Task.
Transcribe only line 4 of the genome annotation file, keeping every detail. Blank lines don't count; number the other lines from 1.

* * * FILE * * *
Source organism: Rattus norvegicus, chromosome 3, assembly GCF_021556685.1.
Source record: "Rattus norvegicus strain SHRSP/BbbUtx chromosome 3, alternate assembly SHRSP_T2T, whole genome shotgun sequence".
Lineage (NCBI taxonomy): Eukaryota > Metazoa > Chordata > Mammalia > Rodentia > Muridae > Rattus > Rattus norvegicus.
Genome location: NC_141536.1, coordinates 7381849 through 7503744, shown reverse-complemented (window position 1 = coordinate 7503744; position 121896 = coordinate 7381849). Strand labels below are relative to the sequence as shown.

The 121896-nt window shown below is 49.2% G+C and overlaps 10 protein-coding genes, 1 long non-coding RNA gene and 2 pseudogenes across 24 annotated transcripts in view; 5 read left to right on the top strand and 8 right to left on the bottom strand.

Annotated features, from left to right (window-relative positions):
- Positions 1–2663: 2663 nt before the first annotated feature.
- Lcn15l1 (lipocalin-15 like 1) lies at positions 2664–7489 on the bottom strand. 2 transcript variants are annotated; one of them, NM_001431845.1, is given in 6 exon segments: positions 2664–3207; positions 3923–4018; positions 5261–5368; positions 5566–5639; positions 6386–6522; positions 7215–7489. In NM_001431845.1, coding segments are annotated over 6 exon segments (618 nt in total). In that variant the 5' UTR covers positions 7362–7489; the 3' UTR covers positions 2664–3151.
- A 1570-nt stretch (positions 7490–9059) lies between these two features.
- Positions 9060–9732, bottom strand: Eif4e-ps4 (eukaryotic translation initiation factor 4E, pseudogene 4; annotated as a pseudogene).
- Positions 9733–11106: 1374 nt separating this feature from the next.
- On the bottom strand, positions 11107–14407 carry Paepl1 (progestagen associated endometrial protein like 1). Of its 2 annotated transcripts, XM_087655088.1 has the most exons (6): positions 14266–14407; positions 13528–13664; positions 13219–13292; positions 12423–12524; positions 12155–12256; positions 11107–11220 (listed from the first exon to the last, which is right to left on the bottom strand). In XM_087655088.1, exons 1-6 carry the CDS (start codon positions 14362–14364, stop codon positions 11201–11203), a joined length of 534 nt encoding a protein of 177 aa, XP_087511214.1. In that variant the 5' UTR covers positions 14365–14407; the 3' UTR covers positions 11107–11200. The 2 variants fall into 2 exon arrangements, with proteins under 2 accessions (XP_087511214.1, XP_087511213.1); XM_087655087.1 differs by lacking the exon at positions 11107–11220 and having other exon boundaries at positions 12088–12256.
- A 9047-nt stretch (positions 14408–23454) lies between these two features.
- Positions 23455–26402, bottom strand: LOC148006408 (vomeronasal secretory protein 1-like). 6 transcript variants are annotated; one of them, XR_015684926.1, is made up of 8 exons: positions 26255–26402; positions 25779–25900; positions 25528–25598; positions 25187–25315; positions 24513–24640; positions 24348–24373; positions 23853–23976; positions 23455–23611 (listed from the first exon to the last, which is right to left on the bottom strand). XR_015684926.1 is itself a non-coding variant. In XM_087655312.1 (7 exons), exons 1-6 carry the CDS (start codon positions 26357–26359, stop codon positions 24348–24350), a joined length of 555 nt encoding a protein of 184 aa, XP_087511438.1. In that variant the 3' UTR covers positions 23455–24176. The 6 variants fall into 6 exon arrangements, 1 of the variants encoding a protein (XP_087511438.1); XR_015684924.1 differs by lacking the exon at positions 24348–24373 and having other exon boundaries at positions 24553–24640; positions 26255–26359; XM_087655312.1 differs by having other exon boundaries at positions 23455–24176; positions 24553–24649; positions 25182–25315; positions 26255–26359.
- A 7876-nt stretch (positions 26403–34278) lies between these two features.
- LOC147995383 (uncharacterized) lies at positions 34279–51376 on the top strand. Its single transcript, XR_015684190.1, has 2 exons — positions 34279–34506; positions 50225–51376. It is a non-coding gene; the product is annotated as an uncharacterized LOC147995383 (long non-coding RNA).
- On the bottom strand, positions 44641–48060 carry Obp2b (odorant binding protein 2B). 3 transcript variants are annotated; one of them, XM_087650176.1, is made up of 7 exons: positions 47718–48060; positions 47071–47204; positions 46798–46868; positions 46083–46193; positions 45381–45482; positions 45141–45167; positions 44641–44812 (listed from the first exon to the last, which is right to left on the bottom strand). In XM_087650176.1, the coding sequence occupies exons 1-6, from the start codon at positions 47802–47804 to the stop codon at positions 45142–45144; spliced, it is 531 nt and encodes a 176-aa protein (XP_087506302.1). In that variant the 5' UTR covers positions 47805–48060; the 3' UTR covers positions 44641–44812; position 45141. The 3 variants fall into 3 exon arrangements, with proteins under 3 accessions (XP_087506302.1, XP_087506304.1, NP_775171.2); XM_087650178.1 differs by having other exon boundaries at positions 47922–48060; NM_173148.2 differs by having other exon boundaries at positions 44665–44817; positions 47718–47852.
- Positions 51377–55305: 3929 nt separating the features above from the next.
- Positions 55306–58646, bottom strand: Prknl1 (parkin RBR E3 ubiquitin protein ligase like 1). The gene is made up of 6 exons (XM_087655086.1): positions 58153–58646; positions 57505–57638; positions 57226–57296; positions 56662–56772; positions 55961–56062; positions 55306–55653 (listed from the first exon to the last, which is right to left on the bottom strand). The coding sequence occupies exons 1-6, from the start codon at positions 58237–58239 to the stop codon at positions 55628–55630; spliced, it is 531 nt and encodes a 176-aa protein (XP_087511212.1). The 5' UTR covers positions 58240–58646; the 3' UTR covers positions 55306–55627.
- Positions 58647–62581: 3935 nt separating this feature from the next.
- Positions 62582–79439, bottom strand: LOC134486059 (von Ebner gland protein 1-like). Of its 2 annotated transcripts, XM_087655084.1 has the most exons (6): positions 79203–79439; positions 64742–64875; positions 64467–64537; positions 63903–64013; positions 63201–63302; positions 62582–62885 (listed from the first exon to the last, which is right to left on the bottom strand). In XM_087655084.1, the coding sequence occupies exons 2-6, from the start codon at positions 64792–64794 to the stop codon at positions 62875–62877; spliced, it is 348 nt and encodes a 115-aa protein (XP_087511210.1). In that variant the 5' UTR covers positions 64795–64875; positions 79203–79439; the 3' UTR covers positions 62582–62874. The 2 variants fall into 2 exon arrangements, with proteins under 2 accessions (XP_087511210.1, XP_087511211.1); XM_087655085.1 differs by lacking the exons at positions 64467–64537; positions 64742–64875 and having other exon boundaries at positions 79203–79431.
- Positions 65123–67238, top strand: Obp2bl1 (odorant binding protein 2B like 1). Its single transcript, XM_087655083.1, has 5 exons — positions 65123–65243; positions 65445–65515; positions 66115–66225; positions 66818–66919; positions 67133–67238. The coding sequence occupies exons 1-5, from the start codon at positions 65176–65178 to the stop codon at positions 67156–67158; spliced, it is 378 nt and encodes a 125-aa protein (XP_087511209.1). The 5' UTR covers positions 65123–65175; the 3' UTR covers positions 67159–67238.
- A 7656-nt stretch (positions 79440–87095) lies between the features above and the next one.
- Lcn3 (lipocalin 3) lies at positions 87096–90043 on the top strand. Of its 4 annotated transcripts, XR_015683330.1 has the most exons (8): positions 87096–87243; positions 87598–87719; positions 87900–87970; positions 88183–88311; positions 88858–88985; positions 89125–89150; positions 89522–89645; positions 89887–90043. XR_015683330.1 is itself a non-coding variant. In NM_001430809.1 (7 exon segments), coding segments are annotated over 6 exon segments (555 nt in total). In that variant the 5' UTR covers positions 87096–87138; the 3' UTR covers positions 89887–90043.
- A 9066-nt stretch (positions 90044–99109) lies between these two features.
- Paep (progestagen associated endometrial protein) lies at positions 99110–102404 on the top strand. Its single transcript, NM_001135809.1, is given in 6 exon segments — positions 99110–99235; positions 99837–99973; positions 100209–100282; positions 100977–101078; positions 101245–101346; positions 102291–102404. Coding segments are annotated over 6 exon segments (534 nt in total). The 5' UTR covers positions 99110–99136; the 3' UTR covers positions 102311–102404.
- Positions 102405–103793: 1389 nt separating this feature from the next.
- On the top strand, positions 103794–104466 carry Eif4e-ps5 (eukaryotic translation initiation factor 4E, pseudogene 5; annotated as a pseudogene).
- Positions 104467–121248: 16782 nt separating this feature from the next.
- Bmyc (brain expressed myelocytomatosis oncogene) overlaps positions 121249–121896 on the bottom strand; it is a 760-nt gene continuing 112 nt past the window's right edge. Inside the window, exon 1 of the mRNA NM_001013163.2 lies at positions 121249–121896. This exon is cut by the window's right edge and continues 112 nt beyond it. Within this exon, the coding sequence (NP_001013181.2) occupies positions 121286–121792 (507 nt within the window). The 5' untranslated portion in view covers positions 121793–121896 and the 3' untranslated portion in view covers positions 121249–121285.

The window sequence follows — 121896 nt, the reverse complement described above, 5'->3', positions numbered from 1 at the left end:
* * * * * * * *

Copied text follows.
Genome location: NC_141536.1, coordinates 7381849 through 7503744, shown reverse-complemented (window position 1 = coordinate 7503744; position 121896 = coordinate 7381849). Strand labels below are relative to the sequence as shown.